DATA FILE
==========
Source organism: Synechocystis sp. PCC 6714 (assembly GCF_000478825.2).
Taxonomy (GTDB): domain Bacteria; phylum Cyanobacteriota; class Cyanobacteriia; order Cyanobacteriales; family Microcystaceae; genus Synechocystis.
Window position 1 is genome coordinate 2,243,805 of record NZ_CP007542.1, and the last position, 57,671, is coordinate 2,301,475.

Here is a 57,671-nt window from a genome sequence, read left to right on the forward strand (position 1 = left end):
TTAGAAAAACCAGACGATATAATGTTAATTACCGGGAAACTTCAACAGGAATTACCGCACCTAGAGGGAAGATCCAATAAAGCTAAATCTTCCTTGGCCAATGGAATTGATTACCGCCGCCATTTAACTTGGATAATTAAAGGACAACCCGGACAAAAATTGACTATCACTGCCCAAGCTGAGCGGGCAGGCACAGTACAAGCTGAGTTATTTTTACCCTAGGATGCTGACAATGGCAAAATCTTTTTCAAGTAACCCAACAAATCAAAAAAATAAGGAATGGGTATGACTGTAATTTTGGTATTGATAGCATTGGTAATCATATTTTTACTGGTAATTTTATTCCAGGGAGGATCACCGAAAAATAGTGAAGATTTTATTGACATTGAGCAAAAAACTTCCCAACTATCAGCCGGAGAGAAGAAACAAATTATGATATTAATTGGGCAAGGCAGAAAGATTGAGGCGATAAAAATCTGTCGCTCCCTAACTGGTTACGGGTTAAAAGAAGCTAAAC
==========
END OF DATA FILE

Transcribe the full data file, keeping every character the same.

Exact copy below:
Source organism: Synechocystis sp. PCC 6714 (assembly GCF_000478825.2).
Taxonomy (GTDB): domain Bacteria; phylum Cyanobacteriota; class Cyanobacteriia; order Cyanobacteriales; family Microcystaceae; genus Synechocystis.
Window position 1 is genome coordinate 2,243,805 of record NZ_CP007542.1, and the last position, 57,671, is coordinate 2,301,475.

Here is a 57,671-nt window from a genome sequence, read left to right on the forward strand (position 1 = left end):
TTAGAAAAACCAGACGATATAATGTTAATTACCGGGAAACTTCAACAGGAATTACCGCACCTAGAGGGAAGATCCAATAAAGCTAAATCTTCCTTGGCCAATGGAATTGATTACCGCCGCCATTTAACTTGGATAATTAAAGGACAACCCGGACAAAAATTGACTATCACTGCCCAAGCTGAGCGGGCAGGCACAGTACAAGCTGAGTTATTTTTACCCTAGGATGCTGACAATGGCAAAATCTTTTTCAAGTAACCCAACAAATCAAAAAAATAAGGAATGGGTATGACTGTAATTTTGGTATTGATAGCATTGGTAATCATATTTTTACTGGTAATTTTATTCCAGGGAGGATCACCGAAAAATAGTGAAGATTTTATTGACATTGAGCAAAAAACTTCCCAACTATCAGCCGGAGAGAAGAAACAAATTATGATATTAATTGGGCAAGGCAGAAAGATTGAGGCGATAAAAATCTGTCGCTCCCTAACTGGTTACGGGTTAAAAGAAGCTAAAC